One of the most enjoyable sights is watching pro analysis of a game in progress. A game is chosen, a board set up and vigorous analysis and debate begins. The seated players are usually dominant, but often a standee will reach in, grab stones and make a point. Long sequences are hypothesized, analyzed, accepted, or rejected and removed to investigate another possibility. Not withstanding the obvious language barrier, the pace of analysis is so rapid that I think any amateurs would be hard-pressed to keep up.
Interestingly, the actual players frequently come up with plays never considered by the professional analysts. This doesn‘t mean their moves are necessarily bad, it merely demonstrates the magnitude of difference between watching and actually playing. The tension and intense focus stimulates a much higher level of creativity in the competing players.
When such a play occurs, it induces an immediate outburst of frenetic analysis by the pros who suddenly realize they have entirely missed an important element in the game, which is often true even if the move turns out to be a mistake.
It is of course, a pure joy to watch this process, even with limited understanding. In fact, it is such a good natured, joyful process that feeds off the pleasure of continual discovery that one could easily imagine non-players becoming entranced just seeing the interactions between the analysts.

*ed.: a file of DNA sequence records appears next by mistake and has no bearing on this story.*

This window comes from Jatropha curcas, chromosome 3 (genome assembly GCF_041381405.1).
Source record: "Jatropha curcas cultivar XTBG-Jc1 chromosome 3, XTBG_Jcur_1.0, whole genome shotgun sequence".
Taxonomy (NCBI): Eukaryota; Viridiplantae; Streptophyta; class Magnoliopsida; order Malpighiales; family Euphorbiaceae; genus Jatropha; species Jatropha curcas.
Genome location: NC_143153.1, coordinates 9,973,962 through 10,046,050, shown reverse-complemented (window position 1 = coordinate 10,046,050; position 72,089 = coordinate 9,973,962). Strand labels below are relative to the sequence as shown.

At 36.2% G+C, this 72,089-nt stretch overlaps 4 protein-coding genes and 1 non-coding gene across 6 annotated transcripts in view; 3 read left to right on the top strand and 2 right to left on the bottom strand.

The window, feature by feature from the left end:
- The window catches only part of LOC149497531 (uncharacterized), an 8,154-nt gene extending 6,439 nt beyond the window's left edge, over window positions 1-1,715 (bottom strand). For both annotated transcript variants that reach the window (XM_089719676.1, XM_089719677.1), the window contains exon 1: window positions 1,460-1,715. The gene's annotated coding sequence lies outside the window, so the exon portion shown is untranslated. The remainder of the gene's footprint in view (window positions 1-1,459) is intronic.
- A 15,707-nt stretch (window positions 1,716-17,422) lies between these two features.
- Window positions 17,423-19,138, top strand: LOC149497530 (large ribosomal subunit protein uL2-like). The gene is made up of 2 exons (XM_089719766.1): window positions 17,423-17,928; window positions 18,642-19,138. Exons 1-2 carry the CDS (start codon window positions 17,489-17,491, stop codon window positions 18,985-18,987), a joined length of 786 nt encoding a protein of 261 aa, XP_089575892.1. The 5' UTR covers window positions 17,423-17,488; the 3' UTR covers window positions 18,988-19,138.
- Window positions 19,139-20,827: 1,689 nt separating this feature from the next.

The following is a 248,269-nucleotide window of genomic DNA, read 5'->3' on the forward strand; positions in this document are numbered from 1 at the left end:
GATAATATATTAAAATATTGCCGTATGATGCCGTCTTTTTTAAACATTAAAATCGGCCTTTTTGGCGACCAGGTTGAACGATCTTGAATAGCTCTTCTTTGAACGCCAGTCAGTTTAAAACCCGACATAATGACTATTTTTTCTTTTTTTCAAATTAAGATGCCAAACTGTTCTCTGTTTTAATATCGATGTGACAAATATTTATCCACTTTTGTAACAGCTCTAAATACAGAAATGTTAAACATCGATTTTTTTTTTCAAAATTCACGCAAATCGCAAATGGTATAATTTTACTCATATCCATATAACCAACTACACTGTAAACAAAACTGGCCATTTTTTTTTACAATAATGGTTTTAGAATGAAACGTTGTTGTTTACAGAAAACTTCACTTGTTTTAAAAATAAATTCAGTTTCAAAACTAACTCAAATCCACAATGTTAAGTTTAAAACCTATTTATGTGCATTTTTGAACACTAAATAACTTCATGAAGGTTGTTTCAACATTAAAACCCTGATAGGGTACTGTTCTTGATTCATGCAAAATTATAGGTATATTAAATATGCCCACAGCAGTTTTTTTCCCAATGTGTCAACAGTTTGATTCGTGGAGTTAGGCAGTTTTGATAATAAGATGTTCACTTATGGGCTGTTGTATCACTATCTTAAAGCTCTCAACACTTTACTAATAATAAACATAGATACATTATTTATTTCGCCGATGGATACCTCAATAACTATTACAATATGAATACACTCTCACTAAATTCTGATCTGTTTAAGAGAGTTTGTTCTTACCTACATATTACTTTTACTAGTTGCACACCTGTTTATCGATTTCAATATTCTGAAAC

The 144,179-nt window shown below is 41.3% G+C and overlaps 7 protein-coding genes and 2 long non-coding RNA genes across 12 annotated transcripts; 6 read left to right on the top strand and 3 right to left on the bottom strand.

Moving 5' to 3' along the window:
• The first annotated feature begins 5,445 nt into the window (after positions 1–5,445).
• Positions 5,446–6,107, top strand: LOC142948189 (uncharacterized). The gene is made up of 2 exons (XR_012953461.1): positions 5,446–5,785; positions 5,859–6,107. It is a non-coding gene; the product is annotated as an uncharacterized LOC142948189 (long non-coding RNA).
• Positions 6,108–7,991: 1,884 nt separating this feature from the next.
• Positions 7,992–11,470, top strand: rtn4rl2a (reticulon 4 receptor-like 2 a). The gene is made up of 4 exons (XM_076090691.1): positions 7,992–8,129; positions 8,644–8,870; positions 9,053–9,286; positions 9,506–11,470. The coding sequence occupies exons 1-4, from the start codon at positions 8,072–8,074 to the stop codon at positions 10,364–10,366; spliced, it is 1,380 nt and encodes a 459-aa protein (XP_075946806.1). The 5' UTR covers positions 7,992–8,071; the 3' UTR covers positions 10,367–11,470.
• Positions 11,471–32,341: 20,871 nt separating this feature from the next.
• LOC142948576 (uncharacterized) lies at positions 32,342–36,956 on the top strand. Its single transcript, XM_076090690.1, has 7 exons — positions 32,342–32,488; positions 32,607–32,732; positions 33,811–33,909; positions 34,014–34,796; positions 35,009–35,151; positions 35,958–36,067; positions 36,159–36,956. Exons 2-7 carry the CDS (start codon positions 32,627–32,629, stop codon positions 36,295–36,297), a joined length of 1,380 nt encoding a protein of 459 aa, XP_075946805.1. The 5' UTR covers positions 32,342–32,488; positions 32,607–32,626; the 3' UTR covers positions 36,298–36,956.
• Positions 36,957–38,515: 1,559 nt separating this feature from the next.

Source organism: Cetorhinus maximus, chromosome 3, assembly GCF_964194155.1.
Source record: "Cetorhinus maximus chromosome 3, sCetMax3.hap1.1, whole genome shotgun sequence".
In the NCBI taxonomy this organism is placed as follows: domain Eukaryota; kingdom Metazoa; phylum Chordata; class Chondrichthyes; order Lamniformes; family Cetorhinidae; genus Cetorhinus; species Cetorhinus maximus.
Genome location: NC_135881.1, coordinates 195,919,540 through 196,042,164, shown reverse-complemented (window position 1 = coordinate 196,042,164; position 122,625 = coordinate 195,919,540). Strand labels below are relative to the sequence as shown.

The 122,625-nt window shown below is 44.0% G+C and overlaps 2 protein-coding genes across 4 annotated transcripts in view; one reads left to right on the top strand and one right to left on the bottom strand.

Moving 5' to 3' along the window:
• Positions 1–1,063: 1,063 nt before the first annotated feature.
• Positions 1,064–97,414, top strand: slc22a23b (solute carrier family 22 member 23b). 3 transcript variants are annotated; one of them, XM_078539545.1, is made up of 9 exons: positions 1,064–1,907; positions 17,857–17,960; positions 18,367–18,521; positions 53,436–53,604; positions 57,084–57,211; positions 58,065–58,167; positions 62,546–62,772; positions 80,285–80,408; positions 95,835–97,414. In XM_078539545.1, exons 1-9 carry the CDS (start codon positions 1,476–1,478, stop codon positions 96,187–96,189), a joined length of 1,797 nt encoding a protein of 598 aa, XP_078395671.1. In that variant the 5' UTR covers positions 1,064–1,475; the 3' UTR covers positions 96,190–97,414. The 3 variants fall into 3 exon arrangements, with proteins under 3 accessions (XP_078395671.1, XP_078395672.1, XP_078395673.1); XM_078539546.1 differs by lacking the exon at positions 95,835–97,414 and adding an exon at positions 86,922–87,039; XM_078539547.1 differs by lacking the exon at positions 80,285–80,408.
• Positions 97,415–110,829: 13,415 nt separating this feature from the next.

LESSONS FROM NEWBIES
by Adam Marquis
To hear of an influx of young go players far away in Japan is one thing, but to experience it is another thing altogether. I used to worry whether Hikaru no Go‘s popularity would prove a boon or a curse for the go community. Logging into KGS to find people with names like “Hikaru8392” spamming the main room with “NE1 TEACH ME NOW?” gave me serious doubts about a youthful crowd coming in. Recent experience, however, has dispelled these doubts entirely.
At a “Learn to Play Go!” panel in a cavernous workshop room at Anime Boston 2004 on April 10, co-presenter David Dawidowitz and I worried we‘d gotten too large a space for the small number we expected to show up. We targeted those who had heard about the game but not yet played and they trickled in at first, filling the front rows of the room. At half capacity I began to worry, at nearly full I had to send for more chairs. In the end the workshop was packed, standing room only. When I asked how many had played a game of go before, several hands raised, but when I asked how many had seen Hikaru no Go; the room became an uncountable sea of hands.
I‘d expected a small number of people with a passing interest in the game, and I initially thought I‘d merely gotten a larger turnout of that crowd. But the intent faces in the audience, the salient, thoughtful questions, and even some who were taking notes or videotaping all convinced me that what I was looking at was really a treasure trove: dozens and dozens of people eager to learn and play go. So heartened were we by the response that David and I offered to return for teaching games the next evening and following morning. There, the enthusiasm of new players would continue to surprise me.